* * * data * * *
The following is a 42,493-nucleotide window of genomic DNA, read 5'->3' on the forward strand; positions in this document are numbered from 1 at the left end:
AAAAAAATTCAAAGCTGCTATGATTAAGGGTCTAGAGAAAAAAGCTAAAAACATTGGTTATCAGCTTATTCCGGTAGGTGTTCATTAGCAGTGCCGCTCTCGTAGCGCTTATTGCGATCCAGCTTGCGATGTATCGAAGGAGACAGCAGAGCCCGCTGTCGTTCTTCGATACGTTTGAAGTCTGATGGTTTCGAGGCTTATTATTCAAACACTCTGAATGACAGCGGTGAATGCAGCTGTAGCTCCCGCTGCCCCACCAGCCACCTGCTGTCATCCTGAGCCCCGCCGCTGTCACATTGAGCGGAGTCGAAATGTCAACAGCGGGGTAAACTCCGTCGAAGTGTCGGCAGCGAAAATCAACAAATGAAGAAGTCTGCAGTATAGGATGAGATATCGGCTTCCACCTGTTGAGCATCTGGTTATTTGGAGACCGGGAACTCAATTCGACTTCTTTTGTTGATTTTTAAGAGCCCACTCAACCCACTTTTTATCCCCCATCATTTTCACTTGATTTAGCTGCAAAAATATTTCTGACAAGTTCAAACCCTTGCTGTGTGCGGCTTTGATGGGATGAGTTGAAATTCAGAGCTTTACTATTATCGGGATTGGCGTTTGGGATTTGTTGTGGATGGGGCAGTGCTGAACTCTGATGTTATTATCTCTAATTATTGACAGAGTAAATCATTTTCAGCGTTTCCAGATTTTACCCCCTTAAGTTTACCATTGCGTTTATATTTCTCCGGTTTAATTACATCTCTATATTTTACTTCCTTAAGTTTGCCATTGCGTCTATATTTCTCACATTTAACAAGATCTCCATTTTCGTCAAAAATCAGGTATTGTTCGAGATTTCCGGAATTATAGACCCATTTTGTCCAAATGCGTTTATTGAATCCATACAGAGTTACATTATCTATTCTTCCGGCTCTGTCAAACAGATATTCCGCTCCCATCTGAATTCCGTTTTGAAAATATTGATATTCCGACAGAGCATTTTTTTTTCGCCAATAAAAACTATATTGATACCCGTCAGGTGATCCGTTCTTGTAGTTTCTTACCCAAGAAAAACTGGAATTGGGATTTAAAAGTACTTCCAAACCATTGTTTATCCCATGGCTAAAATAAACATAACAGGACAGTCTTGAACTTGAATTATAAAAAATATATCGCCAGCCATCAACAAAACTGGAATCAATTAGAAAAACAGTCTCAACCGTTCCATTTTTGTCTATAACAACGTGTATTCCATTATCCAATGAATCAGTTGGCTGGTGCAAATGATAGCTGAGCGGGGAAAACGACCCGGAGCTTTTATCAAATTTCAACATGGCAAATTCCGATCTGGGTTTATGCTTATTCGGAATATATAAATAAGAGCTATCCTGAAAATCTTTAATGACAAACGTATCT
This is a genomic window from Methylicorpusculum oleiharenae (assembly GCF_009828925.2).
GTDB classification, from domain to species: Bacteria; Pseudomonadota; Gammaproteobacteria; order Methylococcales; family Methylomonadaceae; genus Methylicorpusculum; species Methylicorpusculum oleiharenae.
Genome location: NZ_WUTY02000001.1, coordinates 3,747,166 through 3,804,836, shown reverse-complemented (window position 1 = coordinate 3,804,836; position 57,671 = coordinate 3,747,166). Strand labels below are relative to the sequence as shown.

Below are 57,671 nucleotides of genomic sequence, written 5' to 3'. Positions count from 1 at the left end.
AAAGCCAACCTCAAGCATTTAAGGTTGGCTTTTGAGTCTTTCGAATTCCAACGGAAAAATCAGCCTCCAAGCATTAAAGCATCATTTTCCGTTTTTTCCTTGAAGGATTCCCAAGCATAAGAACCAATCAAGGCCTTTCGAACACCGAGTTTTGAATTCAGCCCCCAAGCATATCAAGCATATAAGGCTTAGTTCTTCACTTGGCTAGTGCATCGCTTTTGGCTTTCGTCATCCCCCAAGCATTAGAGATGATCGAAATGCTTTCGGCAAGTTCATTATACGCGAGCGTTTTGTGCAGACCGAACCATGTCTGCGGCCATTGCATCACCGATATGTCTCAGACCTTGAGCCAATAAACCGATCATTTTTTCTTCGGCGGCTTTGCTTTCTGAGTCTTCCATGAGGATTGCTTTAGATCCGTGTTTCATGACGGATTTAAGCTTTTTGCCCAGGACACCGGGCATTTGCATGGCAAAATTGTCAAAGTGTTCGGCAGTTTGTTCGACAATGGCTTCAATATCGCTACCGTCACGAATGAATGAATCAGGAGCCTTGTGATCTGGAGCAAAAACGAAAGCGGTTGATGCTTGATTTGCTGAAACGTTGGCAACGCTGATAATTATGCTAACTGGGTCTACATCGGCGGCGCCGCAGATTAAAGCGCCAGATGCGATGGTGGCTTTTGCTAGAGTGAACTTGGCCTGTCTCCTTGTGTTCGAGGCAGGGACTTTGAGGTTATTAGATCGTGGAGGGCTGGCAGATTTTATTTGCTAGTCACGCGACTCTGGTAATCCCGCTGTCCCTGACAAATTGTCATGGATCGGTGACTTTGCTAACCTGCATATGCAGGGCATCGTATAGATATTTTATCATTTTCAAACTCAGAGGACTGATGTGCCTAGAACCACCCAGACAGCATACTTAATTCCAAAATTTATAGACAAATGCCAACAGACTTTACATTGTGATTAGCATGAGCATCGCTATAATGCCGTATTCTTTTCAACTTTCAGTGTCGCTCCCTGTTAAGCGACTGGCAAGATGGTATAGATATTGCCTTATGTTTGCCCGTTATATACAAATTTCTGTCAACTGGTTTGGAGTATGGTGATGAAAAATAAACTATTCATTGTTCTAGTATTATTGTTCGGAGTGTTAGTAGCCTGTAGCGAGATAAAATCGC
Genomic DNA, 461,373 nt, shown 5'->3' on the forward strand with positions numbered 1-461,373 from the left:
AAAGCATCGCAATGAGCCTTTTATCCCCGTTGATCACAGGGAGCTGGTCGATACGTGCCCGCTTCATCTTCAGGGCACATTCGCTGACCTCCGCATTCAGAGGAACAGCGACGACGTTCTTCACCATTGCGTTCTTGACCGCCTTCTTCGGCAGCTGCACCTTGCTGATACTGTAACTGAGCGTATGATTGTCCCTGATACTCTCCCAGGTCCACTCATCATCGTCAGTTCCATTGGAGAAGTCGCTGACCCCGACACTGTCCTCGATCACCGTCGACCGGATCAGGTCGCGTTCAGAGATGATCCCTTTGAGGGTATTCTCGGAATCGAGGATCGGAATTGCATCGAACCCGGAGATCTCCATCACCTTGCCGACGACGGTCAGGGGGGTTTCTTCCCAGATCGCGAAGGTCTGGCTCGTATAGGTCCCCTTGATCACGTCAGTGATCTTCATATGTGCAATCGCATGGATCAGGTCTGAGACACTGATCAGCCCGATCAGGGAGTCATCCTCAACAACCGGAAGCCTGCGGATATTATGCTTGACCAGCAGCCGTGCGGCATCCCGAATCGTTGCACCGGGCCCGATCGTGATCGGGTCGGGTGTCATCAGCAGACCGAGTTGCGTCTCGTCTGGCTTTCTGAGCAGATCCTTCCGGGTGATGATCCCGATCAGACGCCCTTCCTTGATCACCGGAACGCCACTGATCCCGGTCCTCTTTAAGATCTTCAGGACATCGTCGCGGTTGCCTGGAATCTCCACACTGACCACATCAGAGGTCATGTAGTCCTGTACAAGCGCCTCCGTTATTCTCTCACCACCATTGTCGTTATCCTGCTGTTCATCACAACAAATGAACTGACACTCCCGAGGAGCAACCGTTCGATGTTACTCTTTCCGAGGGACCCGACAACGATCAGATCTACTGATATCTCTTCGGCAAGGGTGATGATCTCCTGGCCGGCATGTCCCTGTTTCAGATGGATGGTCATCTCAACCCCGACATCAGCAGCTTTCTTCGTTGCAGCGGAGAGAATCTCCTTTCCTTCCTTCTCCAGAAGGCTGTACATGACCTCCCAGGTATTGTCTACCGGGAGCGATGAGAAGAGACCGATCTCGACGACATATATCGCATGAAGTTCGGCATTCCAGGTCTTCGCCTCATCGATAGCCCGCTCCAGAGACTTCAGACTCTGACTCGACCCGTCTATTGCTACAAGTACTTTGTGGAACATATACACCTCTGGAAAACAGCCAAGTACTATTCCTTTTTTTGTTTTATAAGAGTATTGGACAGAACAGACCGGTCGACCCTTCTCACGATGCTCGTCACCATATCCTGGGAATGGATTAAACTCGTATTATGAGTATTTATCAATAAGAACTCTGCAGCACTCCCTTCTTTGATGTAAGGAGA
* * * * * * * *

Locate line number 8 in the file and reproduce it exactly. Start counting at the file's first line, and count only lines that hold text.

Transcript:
Genomic DNA, 461,373 nt, shown 5'->3' on the forward strand with positions numbered 1-461,373 from the left: